Archive for February, 2014

Drinking Chocolate with Taha’s Vanilla Salt

Dark Chocolate is every bit as complex and satisfying as wine. Each cacao bean reflects the unique genetic heritage, terroir, growing conditions, and horticulture of the Theobroma cacao tree, and every cacao farmer and cacao buyer has a gastronomic perspective and level of skill that hugely influences the resulting chocolate. For this reason, eating a dark chocolate bar is one of the purest, most satisfying ways to experience the unbounded intricacies of chocolate itself.

Another way to experience the power and revel in the versatility of chocolate is to drink it. The history of drinking chocolate dates back to the deepest shadows of pre-civilization; for hundreds of years, and possibly for thousands, French, Spanish, Aztecs, and Olmecs have consumed it as a drink. When melted down, superbly crafted dark chocolate reaches its fullest expression. It is complex and stimulating; an entire jungle of Theobroma cacao chocolate trees spring up from your taste buds, revealing before you unexpected textural dimensions and infinitely varied flavors.

Choosing the bar is your opportunity for adventure. Let your imagination run free and your personal tastes deliver you into the wild. Nothing is off limits here; use your favorite dark or milk chocolate. If you crave intense red fruit and berry notes with a pleasant tartness, try the bold, ripe flavor of Dandelion Madagascar 70% Dark Chocolate. If you’re in the mood for intense red wine and tobacco flavors, use the agile Dick Taylor Dominican Republic 74% Dark Chocolate. Melt it down, stir in a finishing salt, like Taha’a Vanilla or Halen Mon Gold, and taste the beautifully deep flavor your favorite chocolate was destined for.  It’s your turn to explore.

 

Drinking Chocolate with Taha’a Vanilla Salt

Recipe adapted from the “Drinking Chocolate with Taha’a Vanilla Salt” recipe in Salted: A Manifesto on the World’s Most Essential Mineral, with Recipes.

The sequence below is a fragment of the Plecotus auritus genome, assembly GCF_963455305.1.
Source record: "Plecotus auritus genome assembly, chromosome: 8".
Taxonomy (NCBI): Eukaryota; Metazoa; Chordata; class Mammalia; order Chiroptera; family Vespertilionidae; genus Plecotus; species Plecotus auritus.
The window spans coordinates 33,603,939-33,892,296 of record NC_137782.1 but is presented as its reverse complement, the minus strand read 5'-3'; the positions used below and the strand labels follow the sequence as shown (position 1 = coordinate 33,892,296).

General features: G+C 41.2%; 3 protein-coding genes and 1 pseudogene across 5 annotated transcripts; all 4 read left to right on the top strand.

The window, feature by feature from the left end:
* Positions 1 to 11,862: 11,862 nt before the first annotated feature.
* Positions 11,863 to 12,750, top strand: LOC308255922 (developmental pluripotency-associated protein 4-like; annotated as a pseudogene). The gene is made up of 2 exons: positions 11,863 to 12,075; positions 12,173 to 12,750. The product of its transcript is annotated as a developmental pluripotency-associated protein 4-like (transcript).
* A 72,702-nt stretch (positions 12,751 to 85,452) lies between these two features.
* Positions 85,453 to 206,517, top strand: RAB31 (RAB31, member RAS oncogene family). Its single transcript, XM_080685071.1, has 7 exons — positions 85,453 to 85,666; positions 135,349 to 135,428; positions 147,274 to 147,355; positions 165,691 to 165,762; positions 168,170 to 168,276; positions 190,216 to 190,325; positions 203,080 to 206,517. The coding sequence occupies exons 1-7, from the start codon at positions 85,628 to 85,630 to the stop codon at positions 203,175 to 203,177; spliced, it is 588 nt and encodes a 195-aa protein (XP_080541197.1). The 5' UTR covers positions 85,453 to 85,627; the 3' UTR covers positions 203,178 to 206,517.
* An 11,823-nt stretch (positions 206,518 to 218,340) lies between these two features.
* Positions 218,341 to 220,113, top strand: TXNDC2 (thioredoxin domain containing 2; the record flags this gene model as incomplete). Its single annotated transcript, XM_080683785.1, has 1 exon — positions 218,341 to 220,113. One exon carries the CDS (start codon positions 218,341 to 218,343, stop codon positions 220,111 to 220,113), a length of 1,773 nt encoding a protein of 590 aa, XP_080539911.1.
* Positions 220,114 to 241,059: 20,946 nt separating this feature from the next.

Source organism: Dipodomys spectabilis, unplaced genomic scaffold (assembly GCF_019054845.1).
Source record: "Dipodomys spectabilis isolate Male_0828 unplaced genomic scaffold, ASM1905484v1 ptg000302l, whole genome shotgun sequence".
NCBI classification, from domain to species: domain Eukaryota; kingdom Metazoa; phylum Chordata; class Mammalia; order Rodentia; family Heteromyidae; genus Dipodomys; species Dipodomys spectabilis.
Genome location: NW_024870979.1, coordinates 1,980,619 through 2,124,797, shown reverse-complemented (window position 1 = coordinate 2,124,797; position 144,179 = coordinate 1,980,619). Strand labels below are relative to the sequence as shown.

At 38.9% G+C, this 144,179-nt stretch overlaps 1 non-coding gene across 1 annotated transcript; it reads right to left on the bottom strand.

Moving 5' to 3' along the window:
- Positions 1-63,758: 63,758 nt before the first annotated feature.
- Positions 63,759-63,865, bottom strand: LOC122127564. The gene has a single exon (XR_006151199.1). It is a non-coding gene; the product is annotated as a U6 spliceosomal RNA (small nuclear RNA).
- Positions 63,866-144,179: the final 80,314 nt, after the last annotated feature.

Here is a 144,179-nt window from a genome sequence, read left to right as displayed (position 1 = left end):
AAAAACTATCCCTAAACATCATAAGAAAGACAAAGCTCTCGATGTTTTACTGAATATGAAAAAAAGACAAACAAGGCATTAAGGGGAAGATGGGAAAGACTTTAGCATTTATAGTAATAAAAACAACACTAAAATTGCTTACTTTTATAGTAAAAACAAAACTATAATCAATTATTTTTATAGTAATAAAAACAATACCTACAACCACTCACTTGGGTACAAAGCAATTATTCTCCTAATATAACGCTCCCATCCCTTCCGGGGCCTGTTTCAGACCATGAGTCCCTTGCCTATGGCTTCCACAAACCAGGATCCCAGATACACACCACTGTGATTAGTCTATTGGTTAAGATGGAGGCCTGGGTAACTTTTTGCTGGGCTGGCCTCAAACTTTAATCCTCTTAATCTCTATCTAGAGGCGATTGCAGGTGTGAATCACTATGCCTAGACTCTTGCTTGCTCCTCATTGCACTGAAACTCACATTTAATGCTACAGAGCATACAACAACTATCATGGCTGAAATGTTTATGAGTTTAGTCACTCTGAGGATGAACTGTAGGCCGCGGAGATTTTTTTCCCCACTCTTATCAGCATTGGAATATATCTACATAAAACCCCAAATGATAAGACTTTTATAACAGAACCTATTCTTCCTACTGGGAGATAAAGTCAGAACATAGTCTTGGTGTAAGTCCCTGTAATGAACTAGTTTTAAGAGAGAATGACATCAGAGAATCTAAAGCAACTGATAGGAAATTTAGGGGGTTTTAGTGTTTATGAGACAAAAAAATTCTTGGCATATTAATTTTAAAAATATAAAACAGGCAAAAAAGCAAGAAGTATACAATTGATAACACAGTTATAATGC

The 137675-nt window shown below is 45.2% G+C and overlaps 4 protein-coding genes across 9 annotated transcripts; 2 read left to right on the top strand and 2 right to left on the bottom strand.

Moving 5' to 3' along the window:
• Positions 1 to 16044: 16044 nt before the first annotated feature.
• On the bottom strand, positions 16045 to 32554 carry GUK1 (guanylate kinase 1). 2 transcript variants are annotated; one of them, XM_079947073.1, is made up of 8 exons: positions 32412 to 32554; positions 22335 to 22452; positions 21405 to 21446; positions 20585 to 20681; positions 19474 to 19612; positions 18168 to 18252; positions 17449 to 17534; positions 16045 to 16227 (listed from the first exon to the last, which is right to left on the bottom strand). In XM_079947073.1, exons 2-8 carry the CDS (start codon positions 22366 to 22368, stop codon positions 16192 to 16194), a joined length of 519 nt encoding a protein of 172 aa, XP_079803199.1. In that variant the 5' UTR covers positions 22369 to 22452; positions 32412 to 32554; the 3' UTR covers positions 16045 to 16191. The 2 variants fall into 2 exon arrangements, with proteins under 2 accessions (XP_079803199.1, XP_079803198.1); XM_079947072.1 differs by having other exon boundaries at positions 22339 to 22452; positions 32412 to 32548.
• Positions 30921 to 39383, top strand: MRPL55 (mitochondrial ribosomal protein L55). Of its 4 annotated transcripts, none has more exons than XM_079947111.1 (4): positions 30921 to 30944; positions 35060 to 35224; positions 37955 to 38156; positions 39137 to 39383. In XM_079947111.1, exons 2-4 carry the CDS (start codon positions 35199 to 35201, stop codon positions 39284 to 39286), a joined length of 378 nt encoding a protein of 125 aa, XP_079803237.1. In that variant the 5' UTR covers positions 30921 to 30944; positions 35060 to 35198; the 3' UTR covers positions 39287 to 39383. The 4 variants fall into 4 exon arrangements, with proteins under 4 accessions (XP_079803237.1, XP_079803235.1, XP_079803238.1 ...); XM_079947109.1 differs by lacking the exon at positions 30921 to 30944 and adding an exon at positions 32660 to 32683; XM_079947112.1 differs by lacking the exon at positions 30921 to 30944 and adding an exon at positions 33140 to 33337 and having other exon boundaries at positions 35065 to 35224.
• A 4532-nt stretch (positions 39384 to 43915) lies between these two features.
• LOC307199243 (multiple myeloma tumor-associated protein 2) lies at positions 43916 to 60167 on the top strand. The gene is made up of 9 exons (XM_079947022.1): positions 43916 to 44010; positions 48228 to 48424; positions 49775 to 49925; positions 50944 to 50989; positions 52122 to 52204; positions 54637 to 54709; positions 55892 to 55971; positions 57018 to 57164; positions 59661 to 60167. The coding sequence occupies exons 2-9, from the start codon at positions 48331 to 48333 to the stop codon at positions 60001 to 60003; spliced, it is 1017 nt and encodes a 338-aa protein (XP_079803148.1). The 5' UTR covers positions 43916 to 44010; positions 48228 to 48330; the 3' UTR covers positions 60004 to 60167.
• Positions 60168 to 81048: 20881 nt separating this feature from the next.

Serves 2

 

1 1/2 cup hot water

6 oz dark chocolate, such as Dandelion Madagascar 70% Dark Chocolate or Dick Taylor Dominican Republic 74% Dark Chocolate, chopped or broken into small pieces

Two 2-finger pinches Taha’a Vanilla Salt, plus more for rim

 

Heat the water in a small saucepan over medium heat. Once the water begins to steam (you don’t want it to boil), add in the chocolate and stir until melted. Remove from heat, let thicken for  5 minutes, and then stir in salt. If desired, rim glass or mug with additional salt, then serve.

 

You can also try The Meadow’s recipe for Hot Cocoa, or find a sweet selection of drinking chocolates from Guittard, Askinosie, Cafe Tasse, and Michael Recchiuti at The Meadow’s online shop.

 

Madecasse Sea Salt & Nibs

Cacao from Madagascar has inspired some of the great chocolate makers due to the unique combination of tree genetics, climate, and terrain. Perennial favorites like Patric Chocolate, Dick Taylor, Dandelion and Woodblock know this well, and use cocoa from Madagascar to create some of the most bright and satisfyingly lush chocolate on the market.

Yet one of the only companies committed to sourcing, making, and packing chocolate exclusively in Africa is Madecasse, a bean-to-bar chocolate maker in Madagascar. Roughly 70% of cocoa comes from Africa, yet only 1% of chocolate is made there. Fueled by their Peace Corps experiences in Madagascar, Madecasse founders Brett Beach and Tim McCollum set out to make chocolate on the island. What they discovered along the way was some of most flavorful cocoa, vanilla and spices, all hidden on the remote countryside of Madagascar.  By partnering with local farmers, chocolatiers, and package manufacturers, Madecasse created a sustainable model that benefits the local economy of Madagascar.

Each Madecasse Sea Salt & Nibs bar is made with cocoa from Madagascar, truly some of the best in the world made only better by heirloom ingredients, like cocoa, vanilla, and spices and sustainable farming techniques.  This is a complex, rich, and smooth 63% bar for lovers of dark chocolate with a crunch. A dusting of sea salt opens up the acid and fruity complexity, and the cocoa nibs add an intense crunch to an otherwise smooth finish. The bar is hand-packed in a 100% recyclable paper wrapper and finished off with a tie of raffia. A great tasting chocolate bar and a better life for those who make it.

 

A Sweet Note from Madecasse:

“No one made chocolate in Africa, they said it was too hot or no one was skilled enough locally. But living there, you realize it’s not true. You can make chocolate with love and energy, and Peace Corps helped us realize that. So, by making and packaging the chocolate in Madagascar, we go beyond Fair Trade and enter the realm of Equitrade.”

 

You can find Madecasse Sea Salt & Nibs and other Madecasse Chocolate at The Meadow’s online shop.